Eight out of 10 people are happy with their rail experience – except for travellers on West Coast

30th Jun 2009

EIGHTY ONE per cent of passengers across the country are satisfied with their rail experience, but punctuality and reliability continue to cause concern on some routes, reveals the latest Passenger Focus National Passenger Survey.

Following problems on the West Coast main line, satisfaction with punctuality and reliability has fallen by six points to 79 per cent on Virgin Trains and eight points to 70 per cent on London Midland.

The survey results - which show a one per cent increase in satisfaction on last year’s figure - have been published just days after Network Rail announced that it is pumping £50 million more into the West Coast route with a number of initiatives aimed at improving performance.

At the same time Passenger Focus – the independent organisation set up by the government to protect the interests of passengers - calls on Network Rail and the train operators to focus on the problematic route to restore passenger faith.

More than 26,000 passengers were questioned between the end of January and 9 April for the first survey of 2009.


Passenger Focus chief executive Anthony Smith said: “Passengers across the country continue to be broadly satisfied with their train services.

“Despite the credit crunch, which has led to train companies cutting staff, reducing cleaning and other services in some locations, passenger satisfaction has held up since last spring.

“This must be partly due to continued overall improvement of trains arriving on time - the key factor that underpins satisfaction.”

For the first time, the NPS also sets out passenger satisfaction with stations managed by Network Rail, of which St Pancras International is the new passenger favourite, pushing Manchester Piccadilly into second place.

Also revealed by the NPS is that north of the Border, 89 per cent of First ScotRail passengers are satisfied with their overall journey, as were 87 per cent with National Express East Coast and First TransPennine Express, 86 per cent with Virgin Trains, and 85 per cent with CrossCountry.

While passengers in Scotland reported improvement in helpfulness of on-train staff by eight points to 79 per cent, satisfaction with station facilities and services up 10 points to 58 per cent and overall station environment up seven points to 79 per cent, they felt there was still room for improvement in dealing with delay, on-train toilets and car parking facilities.

There was also good news in Wales, where passengers believe they are getting a better deal on the railway. On Arriva Trains Wales, 87 per cent said they were satisfied with their overall journey and are increasingly happy with value for money, up from 53 to 60 per cent.

Also, passengers in Wales noted improvements in stations, up eight points, but at 39 per cent of people satisfied with station facilities and services, the overall level lags behind the 50 per cent for Britain as a whole.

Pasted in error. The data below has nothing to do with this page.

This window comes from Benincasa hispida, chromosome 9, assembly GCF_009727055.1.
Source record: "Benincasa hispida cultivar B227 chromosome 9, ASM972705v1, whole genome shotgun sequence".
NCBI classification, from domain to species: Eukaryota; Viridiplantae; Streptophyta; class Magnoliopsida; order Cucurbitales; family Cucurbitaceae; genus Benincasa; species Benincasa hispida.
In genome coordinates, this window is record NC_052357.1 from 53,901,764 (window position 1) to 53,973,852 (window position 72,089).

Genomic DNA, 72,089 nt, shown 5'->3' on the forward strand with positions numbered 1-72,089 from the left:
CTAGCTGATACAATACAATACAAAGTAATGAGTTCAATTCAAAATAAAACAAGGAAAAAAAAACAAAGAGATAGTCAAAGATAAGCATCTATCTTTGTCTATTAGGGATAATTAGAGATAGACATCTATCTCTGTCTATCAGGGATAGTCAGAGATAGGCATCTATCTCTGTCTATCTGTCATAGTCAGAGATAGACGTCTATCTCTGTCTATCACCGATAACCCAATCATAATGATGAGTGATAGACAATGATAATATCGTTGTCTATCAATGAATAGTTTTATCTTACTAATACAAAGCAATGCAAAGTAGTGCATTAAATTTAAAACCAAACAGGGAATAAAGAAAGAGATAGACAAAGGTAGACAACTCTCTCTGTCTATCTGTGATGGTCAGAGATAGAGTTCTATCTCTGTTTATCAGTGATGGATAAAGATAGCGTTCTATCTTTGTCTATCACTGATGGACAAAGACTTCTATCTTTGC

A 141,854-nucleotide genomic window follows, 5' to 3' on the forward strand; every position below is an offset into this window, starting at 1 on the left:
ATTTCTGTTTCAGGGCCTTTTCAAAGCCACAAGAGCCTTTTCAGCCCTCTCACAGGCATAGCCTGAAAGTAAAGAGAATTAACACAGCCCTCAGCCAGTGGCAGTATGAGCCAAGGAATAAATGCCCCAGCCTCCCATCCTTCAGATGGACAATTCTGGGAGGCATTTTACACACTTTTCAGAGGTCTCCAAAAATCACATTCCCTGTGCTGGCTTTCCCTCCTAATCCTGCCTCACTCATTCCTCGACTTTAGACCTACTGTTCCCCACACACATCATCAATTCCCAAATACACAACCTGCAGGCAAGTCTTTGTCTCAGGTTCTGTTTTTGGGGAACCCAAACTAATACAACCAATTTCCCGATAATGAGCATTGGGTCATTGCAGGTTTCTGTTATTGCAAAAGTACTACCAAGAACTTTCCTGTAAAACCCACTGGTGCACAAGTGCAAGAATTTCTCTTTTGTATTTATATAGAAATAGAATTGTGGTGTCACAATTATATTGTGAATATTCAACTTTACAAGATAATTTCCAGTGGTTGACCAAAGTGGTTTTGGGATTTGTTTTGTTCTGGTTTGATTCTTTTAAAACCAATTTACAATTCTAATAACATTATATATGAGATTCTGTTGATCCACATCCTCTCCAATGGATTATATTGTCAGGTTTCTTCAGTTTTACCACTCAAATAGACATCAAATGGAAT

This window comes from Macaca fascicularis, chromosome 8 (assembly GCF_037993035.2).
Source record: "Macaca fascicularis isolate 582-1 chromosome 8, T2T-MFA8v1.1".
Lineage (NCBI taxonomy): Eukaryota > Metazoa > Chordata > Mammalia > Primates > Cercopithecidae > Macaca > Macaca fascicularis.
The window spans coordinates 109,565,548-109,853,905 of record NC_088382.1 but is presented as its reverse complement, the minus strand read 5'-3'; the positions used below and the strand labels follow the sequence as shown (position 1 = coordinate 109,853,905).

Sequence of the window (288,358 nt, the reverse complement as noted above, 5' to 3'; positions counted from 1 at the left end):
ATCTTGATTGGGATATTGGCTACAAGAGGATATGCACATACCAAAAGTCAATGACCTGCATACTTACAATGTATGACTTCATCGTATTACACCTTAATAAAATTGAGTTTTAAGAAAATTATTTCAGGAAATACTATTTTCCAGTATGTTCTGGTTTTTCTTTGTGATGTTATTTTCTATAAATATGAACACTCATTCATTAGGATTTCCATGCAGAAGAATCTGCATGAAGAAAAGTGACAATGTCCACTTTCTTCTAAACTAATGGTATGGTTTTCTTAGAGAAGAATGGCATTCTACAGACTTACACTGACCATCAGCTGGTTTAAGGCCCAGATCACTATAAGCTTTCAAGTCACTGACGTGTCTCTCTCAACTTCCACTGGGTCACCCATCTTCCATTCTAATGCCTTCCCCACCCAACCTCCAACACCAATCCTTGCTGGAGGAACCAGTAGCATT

Satisfaction with C2c (91 per cent), First Great Western (81 per cent), First TransPennine Express (87 per cent) and London Overground (75 per cent) shows that these operations have all upped their game.

Passengers say they have noticed significant improvements to overall service levels. Heathrow Express (92 per cent), Merseyrail (91 per cent), Chiltern Railways (90 per cent) and Heathrow Connect (90 per cent), along with c2c, continue to be strong performers.

Virgin Trains today welcomed news that more and more customers are satisfied with their journeys, but admitted: “Our performance is not good enough yet”.

Latest figures from the National Passenger Survey for Spring 2009 show that Virgin Trains has increased to 86 per cent the overall satisfaction score from its customers, from 85 per cent in 2008.

In 16 out of 18 ‘train factors’ categories, customers marked Virgin Trains above the average for long distance operators. Virgin Trains saw a huge rise in satisfaction on the amount of room on-board and scheduled journey times, following the introduction of a new timetable this year with 30 per cent more trains.

But on punctuality, Virgin Trains fell behind the national average, as customers voiced frustration at delays caused by infrastructure problems on the West Coast main line. Just 79 per cent of customers were satisfied, compared to 85per cent in Spring 2008.

Tony Collins, Virgin Trains chief executive, said: “We are very pleased that so many customers have voiced greater satisfaction over many areas of our business, such as value for money, room on board and the amount of luggage space, and quality of toilet facilities. And the overall satisfaction score is a great tribute to our staff.

“But punctuality is fundamental, and we have not delivered that in recent months because of the continuing track problems.

“We have made clear to Network Rail that this needs to improve and we are pleased that the Office of Rail Regulation last week published a plan of work for Network Rail to improve the quality of infrastructure.

“Only when those improvements are in place will we at Virgin Trains share the growing satisfaction of our customers.”

Michael Roberts, chief executive of the Association of Train Operating Companies (ATOC), said:

“The latest survey confirms that passenger satisfaction remains at a high level, reflecting the focus on delivering a quality service to customers by train operators and their staff.

“For instance the Passenger Focus research rightly highlights the improvements to passenger satisfaction achieved by c2c (91%), First Great Western (81%) and TransPennine Express (87%).

“Train companies, however are not complacent and they continue to work hard to deliver a better service and we are committed to working with our industry partners to deliver further improvements.”



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